Roughly 250 million years ago, nearly 95% of all life was obliterated; wiped away by a series of events that occurred after a massive volcanic eruption. But Earth has been through five disastrous mass extinctions since the existence of life. The most famous mass extinction is the asteroid impact that wiped out the dinosaurs, which paved the road for humans to reign the globe. But what people don’t realize is that a much larger mass extinction occurred on Earth before the dinosaurs, and this extinction was the worst to ever occur on the Earth. But it is about the evidence surrounding how this happened that is startling.
Paleontologist Roger Smith has been studying the reasoning of the extinction in the Karoo Basin in South Africa. Today it is a barren landscape, inhabitable for life. It’s hard to imagine life once thrived there. He looked for evidence in the rock formations and noticed that a rock with a carbon date of 300 million years showed evidence of an abundance of life and noticed that above that rock formation was a rock with a carbon date around the time of the mass extinction, and it showed the absence of life including plants and soil. Something had to have happened. In the early 1990s, researchers found startling evidence thousands of miles away in Siberia.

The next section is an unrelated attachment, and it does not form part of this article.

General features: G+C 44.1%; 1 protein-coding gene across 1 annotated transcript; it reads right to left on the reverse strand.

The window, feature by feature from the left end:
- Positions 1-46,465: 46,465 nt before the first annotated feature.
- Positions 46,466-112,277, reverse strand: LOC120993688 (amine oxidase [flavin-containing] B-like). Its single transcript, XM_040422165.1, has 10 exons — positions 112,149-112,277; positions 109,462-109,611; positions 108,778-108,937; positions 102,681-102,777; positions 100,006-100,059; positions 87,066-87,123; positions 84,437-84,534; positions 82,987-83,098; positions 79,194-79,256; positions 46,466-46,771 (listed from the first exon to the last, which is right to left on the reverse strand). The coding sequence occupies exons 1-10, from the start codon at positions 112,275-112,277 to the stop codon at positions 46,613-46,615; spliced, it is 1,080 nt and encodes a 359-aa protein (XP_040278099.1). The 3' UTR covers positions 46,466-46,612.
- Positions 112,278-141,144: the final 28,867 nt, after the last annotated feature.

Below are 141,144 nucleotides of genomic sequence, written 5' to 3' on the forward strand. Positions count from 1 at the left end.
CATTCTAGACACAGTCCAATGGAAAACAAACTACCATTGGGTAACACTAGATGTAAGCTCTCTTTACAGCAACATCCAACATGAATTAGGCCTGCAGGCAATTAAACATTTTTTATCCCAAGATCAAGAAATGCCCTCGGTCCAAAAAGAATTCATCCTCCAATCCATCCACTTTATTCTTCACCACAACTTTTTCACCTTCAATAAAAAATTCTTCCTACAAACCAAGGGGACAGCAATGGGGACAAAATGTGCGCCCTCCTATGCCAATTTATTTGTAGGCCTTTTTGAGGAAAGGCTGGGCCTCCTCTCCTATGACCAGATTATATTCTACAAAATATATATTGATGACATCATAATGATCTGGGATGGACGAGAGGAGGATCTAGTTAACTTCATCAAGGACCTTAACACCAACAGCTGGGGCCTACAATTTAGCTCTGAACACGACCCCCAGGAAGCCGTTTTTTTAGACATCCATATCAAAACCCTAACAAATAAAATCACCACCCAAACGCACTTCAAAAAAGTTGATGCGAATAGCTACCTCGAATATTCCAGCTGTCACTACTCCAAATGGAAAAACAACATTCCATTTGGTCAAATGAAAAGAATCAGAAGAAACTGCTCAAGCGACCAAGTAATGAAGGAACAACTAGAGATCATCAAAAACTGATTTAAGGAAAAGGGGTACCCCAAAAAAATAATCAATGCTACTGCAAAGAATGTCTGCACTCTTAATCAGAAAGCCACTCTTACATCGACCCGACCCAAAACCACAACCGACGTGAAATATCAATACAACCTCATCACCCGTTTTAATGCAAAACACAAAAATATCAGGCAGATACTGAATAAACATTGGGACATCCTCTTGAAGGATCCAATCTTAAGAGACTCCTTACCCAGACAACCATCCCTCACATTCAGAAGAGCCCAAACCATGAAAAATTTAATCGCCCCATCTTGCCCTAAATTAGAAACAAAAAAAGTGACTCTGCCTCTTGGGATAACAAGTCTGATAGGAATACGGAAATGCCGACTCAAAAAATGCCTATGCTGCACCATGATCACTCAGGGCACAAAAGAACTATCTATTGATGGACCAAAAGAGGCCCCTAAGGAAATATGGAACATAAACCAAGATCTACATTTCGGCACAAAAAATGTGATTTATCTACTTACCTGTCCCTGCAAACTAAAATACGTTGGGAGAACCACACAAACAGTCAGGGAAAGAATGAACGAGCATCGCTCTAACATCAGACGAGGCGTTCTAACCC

Beneath the frozen Siberian tundra was thousands of miles of lava. It is known as the Siberian traps, which are recorded to be the most massive and destructive volcanic eruption in the history Earth; even bigger than Yellowstone eruptions. The scale of the eruption can be difficult to comprehend. Roughly 250,000 cubic miles of lava were spewed out over almost a million years time. But the Siberian traps were on the other side of the world of the Kaboo Basin.
Smith goes on to explain the Laki eruption of 1783. This eruption spilled over 200 square miles of lava over Iceland for a period of 8 months. No one died as a result of the lava flow, but the eruption caused widespread chaos over Europe and even the newly formed America. The Laki eruption spewed out 122 million tons of sulphur compounds. “These combined with water vapour in the stratosphere to form tiny droplet clouds of sulphur dioxide. Acting like mirrors, the light-coloured droplets reflected sunlight back into space. Deprived of the sun’s heat and light, the entire northern hemisphere cooled. Temperatures dropped to 7ºC below the average in Iceland and in the western United States they dropped by 5ºC. The sulphur dioxide eventually fell to the Earth as acid rain which poisoned the struggling crops and eroded the soil. As a result, 50% of Iceland’s cattle perished and 20% of its population starved.”
To put this in perspective, the Siberian traps eruption was 250,000 larger than the Laki eruption. The Laki eruption only covered an area a third the size of London whereas the Siberian traps covered an area as large as the United States or Russia. The effects of the Laki eruption need to be amplified by 2.5 million times if it is even going to be similar to the eruption of the Siberian traps. As a result of this, the temperature on Earth was largely increased.
All information was acquired from Naomi Miles – http://www.firstscience.com/home/articles/origins/the-biggest-extinction-on-earth-page-1-1_18172.html